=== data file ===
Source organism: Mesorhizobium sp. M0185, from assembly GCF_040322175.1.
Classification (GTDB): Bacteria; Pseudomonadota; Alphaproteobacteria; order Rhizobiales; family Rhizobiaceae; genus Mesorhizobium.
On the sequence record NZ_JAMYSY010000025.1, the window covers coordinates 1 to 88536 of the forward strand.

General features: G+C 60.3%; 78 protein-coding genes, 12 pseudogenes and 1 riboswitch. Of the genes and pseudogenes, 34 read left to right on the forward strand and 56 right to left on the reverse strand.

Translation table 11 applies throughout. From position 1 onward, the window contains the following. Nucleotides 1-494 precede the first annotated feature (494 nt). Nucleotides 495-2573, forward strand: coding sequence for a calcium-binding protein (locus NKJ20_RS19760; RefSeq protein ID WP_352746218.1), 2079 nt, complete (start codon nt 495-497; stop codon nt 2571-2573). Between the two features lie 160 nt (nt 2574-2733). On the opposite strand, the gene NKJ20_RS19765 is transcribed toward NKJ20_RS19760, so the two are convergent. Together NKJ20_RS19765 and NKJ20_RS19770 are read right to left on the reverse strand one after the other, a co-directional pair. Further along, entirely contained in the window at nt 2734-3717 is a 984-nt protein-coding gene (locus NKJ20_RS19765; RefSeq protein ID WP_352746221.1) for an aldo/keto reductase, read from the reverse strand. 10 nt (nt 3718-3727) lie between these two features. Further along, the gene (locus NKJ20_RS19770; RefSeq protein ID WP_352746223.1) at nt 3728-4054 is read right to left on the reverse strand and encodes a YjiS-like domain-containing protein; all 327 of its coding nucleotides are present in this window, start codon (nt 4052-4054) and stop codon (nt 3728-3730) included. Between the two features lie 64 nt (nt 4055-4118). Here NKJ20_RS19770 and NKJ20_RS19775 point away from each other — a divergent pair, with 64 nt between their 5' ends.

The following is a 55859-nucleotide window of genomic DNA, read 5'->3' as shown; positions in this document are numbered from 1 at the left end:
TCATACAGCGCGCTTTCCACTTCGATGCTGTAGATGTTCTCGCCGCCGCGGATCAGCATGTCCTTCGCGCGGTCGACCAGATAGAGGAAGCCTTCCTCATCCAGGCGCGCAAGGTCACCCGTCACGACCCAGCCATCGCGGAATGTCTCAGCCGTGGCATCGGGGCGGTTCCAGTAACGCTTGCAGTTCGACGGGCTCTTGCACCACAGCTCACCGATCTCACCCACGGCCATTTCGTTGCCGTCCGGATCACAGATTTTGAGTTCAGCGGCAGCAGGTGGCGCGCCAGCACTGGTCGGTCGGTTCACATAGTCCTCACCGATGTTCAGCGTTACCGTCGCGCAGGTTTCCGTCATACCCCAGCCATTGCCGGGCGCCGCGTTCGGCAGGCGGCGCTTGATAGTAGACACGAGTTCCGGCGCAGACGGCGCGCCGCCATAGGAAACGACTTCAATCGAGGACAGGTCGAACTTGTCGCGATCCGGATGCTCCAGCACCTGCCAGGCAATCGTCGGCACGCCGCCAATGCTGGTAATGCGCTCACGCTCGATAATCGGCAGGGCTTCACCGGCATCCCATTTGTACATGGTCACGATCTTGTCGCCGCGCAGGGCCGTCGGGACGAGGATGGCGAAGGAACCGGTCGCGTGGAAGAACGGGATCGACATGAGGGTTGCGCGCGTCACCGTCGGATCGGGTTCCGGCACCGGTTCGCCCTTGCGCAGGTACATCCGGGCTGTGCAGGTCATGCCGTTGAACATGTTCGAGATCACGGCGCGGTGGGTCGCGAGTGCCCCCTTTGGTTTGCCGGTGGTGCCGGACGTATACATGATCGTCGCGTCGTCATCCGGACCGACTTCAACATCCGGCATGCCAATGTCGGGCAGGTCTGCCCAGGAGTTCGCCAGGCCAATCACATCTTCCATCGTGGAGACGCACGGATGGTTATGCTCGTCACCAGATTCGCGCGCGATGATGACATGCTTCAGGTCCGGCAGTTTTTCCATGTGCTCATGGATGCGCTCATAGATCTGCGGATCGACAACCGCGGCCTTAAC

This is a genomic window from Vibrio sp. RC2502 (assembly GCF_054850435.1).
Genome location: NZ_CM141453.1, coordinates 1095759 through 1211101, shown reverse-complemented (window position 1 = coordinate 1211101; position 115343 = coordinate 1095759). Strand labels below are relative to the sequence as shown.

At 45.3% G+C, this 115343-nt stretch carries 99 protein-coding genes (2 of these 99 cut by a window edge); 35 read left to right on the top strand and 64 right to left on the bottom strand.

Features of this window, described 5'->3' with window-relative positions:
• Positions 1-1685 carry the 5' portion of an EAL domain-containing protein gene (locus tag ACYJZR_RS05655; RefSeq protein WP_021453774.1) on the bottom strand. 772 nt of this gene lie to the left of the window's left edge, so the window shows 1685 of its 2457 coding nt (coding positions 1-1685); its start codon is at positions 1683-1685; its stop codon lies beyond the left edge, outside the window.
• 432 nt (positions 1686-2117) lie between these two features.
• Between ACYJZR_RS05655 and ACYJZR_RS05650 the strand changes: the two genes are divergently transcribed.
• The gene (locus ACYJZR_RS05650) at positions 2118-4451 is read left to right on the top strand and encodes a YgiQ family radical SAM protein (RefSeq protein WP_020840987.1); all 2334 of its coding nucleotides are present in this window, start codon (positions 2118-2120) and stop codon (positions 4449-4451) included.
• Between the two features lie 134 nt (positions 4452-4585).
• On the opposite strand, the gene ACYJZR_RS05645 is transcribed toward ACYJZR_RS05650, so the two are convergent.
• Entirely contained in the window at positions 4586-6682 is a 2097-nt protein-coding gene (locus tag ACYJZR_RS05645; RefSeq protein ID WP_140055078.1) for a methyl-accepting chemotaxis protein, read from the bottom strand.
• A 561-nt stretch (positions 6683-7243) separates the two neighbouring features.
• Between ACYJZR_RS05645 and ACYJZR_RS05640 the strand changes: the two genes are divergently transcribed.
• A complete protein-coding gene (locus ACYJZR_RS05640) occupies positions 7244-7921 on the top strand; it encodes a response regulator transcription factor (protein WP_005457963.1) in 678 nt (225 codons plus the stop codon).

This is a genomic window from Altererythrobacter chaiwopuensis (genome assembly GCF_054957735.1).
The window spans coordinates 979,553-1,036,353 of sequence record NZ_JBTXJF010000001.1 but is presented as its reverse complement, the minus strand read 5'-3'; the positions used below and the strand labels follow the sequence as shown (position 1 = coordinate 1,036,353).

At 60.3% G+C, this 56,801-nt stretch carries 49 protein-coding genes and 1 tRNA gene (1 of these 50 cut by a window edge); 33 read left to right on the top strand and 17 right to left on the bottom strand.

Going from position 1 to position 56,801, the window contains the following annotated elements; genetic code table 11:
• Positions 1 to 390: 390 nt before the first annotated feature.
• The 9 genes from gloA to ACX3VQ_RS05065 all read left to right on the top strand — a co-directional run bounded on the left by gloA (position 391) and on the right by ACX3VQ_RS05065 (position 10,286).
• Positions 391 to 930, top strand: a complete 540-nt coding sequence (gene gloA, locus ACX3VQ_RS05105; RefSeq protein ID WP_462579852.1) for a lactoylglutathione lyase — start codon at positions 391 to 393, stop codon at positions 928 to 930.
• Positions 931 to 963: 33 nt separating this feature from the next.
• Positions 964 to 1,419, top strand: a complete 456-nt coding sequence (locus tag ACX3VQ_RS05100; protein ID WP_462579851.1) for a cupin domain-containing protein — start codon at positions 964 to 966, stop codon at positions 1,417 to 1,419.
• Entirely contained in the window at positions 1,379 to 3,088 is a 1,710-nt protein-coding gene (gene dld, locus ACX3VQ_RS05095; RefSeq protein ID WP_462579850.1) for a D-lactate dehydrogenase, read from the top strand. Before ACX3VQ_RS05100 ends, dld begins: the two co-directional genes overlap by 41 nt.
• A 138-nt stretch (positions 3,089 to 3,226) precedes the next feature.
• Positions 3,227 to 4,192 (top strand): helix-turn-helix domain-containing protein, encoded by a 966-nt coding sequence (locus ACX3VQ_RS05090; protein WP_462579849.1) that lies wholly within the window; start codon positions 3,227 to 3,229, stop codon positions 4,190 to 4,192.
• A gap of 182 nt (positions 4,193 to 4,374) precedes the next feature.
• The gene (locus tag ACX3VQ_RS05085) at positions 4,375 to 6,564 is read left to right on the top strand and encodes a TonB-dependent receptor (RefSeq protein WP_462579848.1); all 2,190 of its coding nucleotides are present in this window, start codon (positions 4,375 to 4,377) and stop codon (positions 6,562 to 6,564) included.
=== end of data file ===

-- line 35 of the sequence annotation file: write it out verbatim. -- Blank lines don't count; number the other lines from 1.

• The gene (locus tag ACX3VQ_RS05085) at positions 4,375 to 6,564 is read left to right on the top strand and encodes a TonB-dependent receptor (RefSeq protein WP_462579848.1); all 2,190 of its coding nucleotides are present in this window, start codon (positions 4,375 to 4,377) and stop codon (positions 6,562 to 6,564) included.